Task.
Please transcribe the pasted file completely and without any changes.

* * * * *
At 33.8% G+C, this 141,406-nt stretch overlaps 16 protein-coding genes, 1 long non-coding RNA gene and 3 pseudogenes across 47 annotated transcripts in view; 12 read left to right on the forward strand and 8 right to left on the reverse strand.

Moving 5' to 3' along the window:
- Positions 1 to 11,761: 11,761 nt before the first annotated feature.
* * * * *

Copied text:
At 33.8% G+C, this 141,406-nt stretch overlaps 16 protein-coding genes, 1 long non-coding RNA gene and 3 pseudogenes across 47 annotated transcripts in view; 12 read left to right on the forward strand and 8 right to left on the reverse strand.

Moving 5' to 3' along the window:
- Positions 1 to 11,761: 11,761 nt before the first annotated feature.